Art And Culture

France Offers $90m for Rembrandt

France Offers $90m for Rembrandt France Offers $90m for Rembrandt

France is willing to pay $90 million to acquire one of two Rembrandt paintings being sold by the Rothschild family for the Louvre museum, Culture Minister Fleur Pellerin said Thursday.

She said the offer had been submitted to the wealthy banking family, which has owned the two rarely seen portraits by the Dutch master since the 19th century.

Pellerin said the offer had been submitted and would be “exceptionally financed by the Bank of France.”

The two full-length portraits of Maerten Soolmans and Oopjen Coppit as a young couple, painted shortly before their wedding in 1634, have rarely been seen in public. The portraits are believed to be in the collection of Eric de Rothschild.

The Netherlands is reportedly hoping to buy the second painting.

Pellerin and her Dutch counterpart, Jet Bussemaker, wrote to the Rothschilds in July, proposing that the Louvre and Rijksmuseum in Amsterdam each buy one of the paintings.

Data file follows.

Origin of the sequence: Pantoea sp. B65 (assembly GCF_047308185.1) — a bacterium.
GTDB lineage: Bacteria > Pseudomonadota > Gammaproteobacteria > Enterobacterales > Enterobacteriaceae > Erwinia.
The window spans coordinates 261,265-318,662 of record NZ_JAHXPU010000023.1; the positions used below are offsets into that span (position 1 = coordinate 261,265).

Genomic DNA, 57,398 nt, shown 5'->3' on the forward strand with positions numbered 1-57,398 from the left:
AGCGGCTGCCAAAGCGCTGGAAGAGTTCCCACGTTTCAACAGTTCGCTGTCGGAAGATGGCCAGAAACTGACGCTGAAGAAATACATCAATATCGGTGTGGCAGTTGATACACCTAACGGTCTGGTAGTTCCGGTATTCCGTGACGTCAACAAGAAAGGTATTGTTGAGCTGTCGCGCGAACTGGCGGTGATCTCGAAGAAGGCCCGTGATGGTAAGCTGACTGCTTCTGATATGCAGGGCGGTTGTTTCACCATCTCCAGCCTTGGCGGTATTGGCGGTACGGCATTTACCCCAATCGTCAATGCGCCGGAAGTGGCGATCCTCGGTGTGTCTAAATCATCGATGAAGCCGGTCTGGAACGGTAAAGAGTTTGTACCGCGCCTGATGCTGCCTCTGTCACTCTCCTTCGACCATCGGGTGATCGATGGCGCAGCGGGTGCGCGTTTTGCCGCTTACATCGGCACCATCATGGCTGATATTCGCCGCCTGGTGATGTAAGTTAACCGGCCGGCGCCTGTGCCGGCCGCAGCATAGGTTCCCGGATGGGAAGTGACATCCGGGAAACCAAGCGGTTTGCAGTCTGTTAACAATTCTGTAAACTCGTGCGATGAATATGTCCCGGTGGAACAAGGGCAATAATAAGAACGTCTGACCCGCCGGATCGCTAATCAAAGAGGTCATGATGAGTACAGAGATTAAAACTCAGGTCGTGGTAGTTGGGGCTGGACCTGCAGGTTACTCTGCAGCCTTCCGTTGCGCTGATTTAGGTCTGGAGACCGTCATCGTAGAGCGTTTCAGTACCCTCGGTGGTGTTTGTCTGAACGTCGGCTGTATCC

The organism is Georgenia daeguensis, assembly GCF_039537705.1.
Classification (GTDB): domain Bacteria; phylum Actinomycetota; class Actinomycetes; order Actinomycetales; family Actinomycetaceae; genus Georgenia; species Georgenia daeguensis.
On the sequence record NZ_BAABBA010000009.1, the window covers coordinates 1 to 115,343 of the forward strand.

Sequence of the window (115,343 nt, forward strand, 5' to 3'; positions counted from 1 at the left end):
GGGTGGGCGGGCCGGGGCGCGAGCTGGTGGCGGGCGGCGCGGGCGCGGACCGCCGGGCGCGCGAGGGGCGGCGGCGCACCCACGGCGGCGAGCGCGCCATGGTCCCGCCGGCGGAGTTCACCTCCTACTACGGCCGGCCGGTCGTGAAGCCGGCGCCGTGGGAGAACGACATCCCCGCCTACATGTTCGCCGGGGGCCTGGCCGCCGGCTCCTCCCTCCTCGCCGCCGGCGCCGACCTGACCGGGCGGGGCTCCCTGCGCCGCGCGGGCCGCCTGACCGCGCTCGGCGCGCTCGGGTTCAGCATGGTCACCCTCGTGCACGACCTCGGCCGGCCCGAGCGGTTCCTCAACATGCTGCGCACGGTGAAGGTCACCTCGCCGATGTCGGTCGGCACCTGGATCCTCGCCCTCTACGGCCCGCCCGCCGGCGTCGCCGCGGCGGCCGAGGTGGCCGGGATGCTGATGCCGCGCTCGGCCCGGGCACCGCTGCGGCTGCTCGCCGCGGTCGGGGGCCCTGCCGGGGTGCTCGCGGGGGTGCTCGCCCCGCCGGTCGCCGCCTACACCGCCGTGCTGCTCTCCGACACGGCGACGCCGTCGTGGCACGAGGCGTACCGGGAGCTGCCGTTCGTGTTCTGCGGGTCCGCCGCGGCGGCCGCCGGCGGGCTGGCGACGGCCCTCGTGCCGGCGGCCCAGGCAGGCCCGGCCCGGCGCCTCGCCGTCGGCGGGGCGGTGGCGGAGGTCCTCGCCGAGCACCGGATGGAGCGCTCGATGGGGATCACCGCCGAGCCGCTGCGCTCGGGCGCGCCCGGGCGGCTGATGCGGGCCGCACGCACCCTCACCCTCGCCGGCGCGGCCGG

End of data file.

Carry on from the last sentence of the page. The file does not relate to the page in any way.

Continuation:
On Monday, the Netherlands said it was hoping to buy both artworks, with the government footing half the $180 million bill while the Rijksmuseum would raise the rest.

However, the joint acquisition seemed back on the table in what Pellerin described as “an innovative solution that would strengthen the cultural cooperation between France and the Netherlands”.

She said the two artworks would alternate between the museums.

“It is of utmost importance to us that the paintings, which are now in private hands, should come under public ownership so that they are accessible to the public and remain in Europe,” Bussemaker told Dutch radio on Monday.

“Art belongs to us all collectively,” she said, adding that it would be “highly undesirable” if the paintings were sold “to some rich oil nation”.

The artnet website said they have only been publicly viewed once in the past 150 years.